A question came up today on the SSIS forum about processing flat files that included header and detail information. The poster wanted to send header information to one destination and detail information to another. The header rows have 2 columns, the detail rows have 5.
One way to solve this is a script component, which would have two outputs, and redirect rows based on programatically determining what type of row was being dealt with. The advantages for this approach are:
- You only read the source once
- Completely flexible for whatever logic you want to use to identify header and detail rows
- It handles files that have repeated header / detail sections
A downside is that you will probably have to treat each row from the source as a single column, and break the columns out yourself. Project Real has a great example of this approach (though they show it in custom components, the same concepts apply), so rather than try to cover it again here, I’ll provide a link to their documentation. http://msdn2.microsoft.com/en-us/library/aa964134.aspx
An alternative approach is to read the same flat file twice, once to get header rows, once to get the detail. This works well when you will only have one header, detail combination per input file.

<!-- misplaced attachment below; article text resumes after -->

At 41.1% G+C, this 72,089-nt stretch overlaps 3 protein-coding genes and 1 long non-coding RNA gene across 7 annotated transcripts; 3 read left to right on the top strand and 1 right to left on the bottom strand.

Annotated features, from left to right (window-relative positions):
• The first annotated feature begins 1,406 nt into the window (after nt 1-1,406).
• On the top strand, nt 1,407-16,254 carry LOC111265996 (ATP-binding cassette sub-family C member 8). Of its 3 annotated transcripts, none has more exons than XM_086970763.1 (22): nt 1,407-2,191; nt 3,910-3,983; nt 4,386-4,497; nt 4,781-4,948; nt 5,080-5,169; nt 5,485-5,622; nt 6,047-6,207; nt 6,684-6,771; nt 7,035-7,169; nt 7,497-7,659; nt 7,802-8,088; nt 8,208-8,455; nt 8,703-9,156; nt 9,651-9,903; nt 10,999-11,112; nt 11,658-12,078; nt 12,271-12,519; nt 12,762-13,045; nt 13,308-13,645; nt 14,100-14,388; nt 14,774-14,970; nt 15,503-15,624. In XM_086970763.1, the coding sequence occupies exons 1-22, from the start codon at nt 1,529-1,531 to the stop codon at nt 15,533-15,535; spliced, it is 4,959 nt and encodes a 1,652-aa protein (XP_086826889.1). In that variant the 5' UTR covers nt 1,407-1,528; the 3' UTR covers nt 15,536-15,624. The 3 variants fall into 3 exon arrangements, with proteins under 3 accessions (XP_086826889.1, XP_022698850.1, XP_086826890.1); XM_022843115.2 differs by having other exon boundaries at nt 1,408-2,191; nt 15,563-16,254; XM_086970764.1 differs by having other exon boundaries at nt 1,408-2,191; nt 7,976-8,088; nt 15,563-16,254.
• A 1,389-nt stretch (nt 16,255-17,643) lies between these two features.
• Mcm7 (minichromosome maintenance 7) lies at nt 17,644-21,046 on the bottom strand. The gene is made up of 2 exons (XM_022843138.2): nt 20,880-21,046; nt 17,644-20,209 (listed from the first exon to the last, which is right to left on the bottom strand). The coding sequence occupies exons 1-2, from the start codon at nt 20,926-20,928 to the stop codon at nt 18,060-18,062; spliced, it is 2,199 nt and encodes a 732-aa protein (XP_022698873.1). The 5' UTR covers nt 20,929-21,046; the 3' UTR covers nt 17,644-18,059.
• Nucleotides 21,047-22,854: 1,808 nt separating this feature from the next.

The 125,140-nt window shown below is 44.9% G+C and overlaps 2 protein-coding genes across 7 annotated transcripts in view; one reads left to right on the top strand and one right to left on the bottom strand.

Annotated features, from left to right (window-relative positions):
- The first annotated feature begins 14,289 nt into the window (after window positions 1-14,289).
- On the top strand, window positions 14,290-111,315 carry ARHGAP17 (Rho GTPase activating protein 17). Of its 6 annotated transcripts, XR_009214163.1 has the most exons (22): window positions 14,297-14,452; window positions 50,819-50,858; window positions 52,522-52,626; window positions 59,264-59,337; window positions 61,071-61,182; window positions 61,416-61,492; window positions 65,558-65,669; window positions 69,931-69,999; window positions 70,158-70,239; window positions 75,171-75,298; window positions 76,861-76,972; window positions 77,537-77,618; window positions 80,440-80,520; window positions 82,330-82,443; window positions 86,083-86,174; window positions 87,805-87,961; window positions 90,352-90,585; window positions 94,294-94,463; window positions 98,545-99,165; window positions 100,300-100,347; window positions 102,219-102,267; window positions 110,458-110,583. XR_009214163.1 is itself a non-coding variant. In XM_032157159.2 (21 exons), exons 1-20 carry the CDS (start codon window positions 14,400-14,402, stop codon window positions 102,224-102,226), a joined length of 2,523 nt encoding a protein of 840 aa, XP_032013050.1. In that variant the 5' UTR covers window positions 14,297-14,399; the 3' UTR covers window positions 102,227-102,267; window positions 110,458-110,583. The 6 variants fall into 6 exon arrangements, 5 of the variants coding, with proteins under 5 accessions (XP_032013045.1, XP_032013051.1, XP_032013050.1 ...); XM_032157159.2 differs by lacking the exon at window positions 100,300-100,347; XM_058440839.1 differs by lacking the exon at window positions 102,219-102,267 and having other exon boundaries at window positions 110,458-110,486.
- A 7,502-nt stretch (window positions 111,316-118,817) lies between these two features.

To do this for the file defined above, you need to create two connections to the flat file, one for the header defining two columns, the other for detail with five columns. For the detail connection, set the header rows to skip to 3. The detail source can be handled normally, as no special handling is required.
The header source flow does need a few additions. First, add a script component. In the script component, add a new column to the output (I named mine Rows) to hold the row count. Use the following code to add the row count:
Static RowCount As Integer = 0
RowCount = RowCount + 1
Row.Rows = RowCount
Next, add a conditional split component. Add a case for everything with a Rows value less than 2 (Rows <= 2) to only get the two header values we want. Now this flow can be written to the appropriate destination.
Rather than using a simple row count, you could use the script component to do pattern matching using Like, or other techniques to identify the header rows, and output a simple boolean flag indicating whether the row should be included.
I’ve attached a simple sample package that demonstrates this. It uses the Konesans Trash Destination Adapter (http://www.sqlis.com/56.aspx), so you’ll need that to run the sample.